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This profile was last updated on 9/7/04  and contains information from public web pages and contributions from the ZoomInfo community.

Dr. Mary L. Dundas

Wrong Dr. Mary L. Dundas?
 
Background

Employment History

10 Total References
Web References
All foods have some nutritional value, ...
www.journalnet.com, 7 Sept 2004 [cached]
All foods have some nutritional value, but some foods you want to eat less of and not as often, said Dr. Mary Dundas, a registered dietitian and associate professor at Idaho State University.
She recommends nutrition dense foods make up the bulk of everyone's diet to promote a healthy lifestyle.Some of her favorite health foods are found in most people's refrigerators and pantries.
All fruits and vegetables also have phytochemicals in them, which are not vitamins or minerals, but have many healthful qualities.Research indicates they decrease the risk of getting cancer.
"Not only do they taste good and are low in calories, cruciferous vegetables , broccoli, Brussels sprouts, cauliflower and cabbage , are wonderful for reducing risks for certain types of cancer," Dundas said.
Dundas can't say enough about broccoli because of these cancer-fighting qualities.Broccoli is also low in calories, an excellent source of fiber, Vitamin C, calcium and carotene.
Blueberries are a frequent addition to breakfast menus, and a healthy fruit to include in your diet, Dundas said.
...
Antioxidants, found in blueberries and other foods, help to prevent bad cholesterol, LDL, from becoming oxidized, which facilitates plaque formation on the inside wall of the arteries, Dundas said.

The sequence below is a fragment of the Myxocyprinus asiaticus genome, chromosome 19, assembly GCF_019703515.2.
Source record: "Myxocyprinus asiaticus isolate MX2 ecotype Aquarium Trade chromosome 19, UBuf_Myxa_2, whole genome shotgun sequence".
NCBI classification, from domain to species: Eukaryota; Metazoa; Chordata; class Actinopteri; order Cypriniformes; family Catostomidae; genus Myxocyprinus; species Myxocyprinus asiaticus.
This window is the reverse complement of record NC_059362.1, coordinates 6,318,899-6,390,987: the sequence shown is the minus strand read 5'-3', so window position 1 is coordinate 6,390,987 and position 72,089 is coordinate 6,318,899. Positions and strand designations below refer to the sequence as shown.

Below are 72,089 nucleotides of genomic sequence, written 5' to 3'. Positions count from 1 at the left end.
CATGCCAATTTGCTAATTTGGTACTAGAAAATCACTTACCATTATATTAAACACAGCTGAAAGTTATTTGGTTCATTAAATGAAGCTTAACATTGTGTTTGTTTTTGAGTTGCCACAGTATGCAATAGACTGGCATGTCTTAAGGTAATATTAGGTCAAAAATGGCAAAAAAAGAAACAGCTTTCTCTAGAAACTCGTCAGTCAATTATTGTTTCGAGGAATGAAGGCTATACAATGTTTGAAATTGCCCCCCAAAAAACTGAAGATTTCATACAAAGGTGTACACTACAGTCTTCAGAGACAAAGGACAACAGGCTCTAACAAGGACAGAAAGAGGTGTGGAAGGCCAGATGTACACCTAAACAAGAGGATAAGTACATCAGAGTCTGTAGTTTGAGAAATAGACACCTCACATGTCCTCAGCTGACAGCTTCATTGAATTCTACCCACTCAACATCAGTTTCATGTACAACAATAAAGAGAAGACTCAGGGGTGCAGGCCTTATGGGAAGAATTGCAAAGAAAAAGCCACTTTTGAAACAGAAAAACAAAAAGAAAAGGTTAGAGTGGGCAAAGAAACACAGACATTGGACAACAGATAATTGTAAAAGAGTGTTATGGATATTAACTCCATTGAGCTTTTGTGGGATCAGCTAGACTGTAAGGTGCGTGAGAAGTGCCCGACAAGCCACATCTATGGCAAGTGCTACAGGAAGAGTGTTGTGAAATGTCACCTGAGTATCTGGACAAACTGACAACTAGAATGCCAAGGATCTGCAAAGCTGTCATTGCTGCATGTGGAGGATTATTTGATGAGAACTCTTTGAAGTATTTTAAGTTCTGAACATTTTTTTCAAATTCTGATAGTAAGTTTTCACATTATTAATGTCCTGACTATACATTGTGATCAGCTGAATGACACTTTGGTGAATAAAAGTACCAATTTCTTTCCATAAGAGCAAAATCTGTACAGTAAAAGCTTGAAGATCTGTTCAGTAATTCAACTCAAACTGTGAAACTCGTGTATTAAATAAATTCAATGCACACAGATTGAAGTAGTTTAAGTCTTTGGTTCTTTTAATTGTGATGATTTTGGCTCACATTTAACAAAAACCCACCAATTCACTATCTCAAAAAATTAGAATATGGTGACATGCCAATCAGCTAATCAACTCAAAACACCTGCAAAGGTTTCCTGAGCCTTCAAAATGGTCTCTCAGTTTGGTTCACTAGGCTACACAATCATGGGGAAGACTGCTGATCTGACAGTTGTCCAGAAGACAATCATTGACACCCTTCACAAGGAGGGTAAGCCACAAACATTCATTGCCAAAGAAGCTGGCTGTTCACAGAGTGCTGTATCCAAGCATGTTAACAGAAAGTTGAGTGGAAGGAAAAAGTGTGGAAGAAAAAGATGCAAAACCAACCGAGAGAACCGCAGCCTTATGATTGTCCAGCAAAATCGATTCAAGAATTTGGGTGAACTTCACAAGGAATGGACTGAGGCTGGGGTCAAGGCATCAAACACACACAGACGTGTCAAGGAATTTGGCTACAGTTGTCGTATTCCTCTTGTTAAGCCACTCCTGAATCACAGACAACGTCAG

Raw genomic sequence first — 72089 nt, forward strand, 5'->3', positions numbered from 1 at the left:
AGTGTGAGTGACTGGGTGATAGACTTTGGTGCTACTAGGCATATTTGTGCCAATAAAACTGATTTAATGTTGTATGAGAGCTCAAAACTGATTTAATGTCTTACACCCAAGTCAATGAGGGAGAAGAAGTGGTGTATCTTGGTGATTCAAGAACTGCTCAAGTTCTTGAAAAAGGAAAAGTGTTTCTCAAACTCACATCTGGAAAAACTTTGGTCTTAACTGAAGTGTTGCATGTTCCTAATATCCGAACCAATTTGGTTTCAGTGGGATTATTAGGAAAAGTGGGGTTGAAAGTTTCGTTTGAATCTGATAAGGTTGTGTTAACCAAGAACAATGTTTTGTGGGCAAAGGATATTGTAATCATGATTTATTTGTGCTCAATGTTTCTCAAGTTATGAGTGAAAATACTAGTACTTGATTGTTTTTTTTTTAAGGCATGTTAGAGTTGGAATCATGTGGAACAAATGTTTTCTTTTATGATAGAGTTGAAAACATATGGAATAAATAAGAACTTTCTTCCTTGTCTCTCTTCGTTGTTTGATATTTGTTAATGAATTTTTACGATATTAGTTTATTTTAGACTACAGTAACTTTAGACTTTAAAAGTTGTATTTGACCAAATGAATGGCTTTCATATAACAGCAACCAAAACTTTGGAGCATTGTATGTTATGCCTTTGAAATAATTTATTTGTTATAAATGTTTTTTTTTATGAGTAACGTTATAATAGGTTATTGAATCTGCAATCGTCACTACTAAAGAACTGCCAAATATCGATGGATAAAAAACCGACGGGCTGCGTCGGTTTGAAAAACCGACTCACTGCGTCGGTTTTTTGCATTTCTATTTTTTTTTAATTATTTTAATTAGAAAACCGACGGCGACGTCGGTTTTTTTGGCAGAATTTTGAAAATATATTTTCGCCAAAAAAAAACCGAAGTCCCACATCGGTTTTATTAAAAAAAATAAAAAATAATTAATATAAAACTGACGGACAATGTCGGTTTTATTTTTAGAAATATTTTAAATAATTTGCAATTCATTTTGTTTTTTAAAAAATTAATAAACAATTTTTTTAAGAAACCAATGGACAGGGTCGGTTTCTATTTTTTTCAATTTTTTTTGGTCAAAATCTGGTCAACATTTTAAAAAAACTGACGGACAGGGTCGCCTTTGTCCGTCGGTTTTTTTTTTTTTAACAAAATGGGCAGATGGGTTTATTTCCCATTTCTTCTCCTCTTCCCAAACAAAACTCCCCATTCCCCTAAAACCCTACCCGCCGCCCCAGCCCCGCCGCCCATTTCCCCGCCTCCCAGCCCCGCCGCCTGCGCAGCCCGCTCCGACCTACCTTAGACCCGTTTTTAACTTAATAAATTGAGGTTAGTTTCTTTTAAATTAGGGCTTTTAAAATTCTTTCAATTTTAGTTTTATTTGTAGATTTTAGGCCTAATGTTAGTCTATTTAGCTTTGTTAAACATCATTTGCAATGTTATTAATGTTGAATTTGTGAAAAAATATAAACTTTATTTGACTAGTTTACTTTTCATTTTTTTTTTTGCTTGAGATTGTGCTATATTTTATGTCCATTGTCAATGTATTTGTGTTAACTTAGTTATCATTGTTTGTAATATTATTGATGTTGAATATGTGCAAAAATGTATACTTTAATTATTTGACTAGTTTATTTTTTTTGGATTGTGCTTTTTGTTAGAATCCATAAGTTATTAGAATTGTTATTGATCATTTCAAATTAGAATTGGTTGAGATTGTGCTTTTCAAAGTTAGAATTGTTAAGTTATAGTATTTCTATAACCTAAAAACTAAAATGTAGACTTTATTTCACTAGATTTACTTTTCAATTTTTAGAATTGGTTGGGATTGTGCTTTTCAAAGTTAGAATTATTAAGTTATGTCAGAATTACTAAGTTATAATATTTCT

Cranberries are another tasty berry that have added health benefits and should be included in everyone's diet, Dundas said.
...
But beware the high sugar content in cranberry juices, Dundas warns.If you are watching your caloric intake, or have blood sugar problems, such as diabetes or hypoglycemia, Dundas suggests to only drink a small serving of cranberry juice.
Make sure to buy a cranberry beverage that lists cranberry juice higher on the ingredients list than any added sugar or high-fructose corn sweetener , which indicates there is more nutritious juice than empty calories from sugar, Dundas said.
"So many of these drinks now are packed with sugar," she said.
...
All foods have some nutritional value, but some foods you want to eat less of and not as often, said Dr. Mary Dundas, a registered dietitian and associate professor at Idaho State University.">
...
"It is never too late to start eating more nutritiously, it will always have benefits for you," Dundas said.
...
"So a piece of chocolate a day will help you," Dundas said.
But moderation is key, she said.
...
Whether you have a sweet tooth or a fat tooth, exercising moderation is the best way to maintain a happy, healthy lifestyle, Dundas said.
...
Trans-fatty acids are found in hydrogenated fats like margarine and many processed foods, such as store-bought crackers or cookies, microwaveable meals and fast food, said Dr. Mary Dundas, an Idaho State University professor of nutrition.